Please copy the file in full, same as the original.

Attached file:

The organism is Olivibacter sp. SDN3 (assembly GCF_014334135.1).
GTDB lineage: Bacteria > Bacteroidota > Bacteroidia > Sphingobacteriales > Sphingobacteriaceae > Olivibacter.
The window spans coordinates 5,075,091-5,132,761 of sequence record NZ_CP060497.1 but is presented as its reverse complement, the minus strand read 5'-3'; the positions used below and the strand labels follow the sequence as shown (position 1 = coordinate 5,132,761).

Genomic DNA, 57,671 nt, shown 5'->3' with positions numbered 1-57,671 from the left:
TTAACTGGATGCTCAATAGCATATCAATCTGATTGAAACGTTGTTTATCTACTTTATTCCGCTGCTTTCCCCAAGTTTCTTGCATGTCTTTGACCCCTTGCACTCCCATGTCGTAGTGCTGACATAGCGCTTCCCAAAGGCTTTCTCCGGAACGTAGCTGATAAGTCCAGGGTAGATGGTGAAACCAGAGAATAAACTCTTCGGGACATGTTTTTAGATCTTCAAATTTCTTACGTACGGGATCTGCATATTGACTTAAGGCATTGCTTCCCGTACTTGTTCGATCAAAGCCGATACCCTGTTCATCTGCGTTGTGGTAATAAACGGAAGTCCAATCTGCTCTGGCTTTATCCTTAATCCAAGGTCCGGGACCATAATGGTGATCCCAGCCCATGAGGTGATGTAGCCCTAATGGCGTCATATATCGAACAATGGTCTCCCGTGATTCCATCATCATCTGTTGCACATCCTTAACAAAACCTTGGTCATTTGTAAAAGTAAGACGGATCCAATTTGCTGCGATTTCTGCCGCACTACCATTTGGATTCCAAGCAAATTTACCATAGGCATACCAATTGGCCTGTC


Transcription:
The organism is Olivibacter sp. SDN3 (assembly GCF_014334135.1).
GTDB lineage: Bacteria > Bacteroidota > Bacteroidia > Sphingobacteriales > Sphingobacteriaceae > Olivibacter.
The window spans coordinates 5,075,091-5,132,761 of sequence record NZ_CP060497.1 but is presented as its reverse complement, the minus strand read 5'-3'; the positions used below and the strand labels follow the sequence as shown (position 1 = coordinate 5,132,761).

Genomic DNA, 57,671 nt, shown 5'->3' with positions numbered 1-57,671 from the left:
TTAACTGGATGCTCAATAGCATATCAATCTGATTGAAACGTTGTTTATCTACTTTATTCCGCTGCTTTCCCCAAGTTTCTTGCATGTCTTTGACCCCTTGCACTCCCATGTCGTAGTGCTGACATAGCGCTTCCCAAAGGCTTTCTCCGGAACGTAGCTGATAAGTCCAGGGTAGATGGTGAAACCAGAGAATAAACTCTTCGGGACATGTTTTTAGATCTTCAAATTTCTTACGTACGGGATCTGCATATTGACTTAAGGCATTGCTTCCCGTACTTGTTCGATCAAAGCCGATACCCTGTTCATCTGCGTTGTGGTAATAAACGGAAGTCCAATCTGCTCTGGCTTTATCCTTAATCCAAGGTCCGGGACCATAATGGTGATCCCAGCCCATGAGGTGATGTAGCCCTAATGGCGTCATATATCGAACAATGGTCTCCCGTGATTCCATCATCATCTGTTGCACATCCTTAACAAAACCTTGGTCATTTGTAAAAGTAAGACGGATCCAATTTGCTGCGATTTCTGCCGCACTACCATTTGGATTCCAAGCAAATTTACCATAGGCATACCAATTGGCCTGTC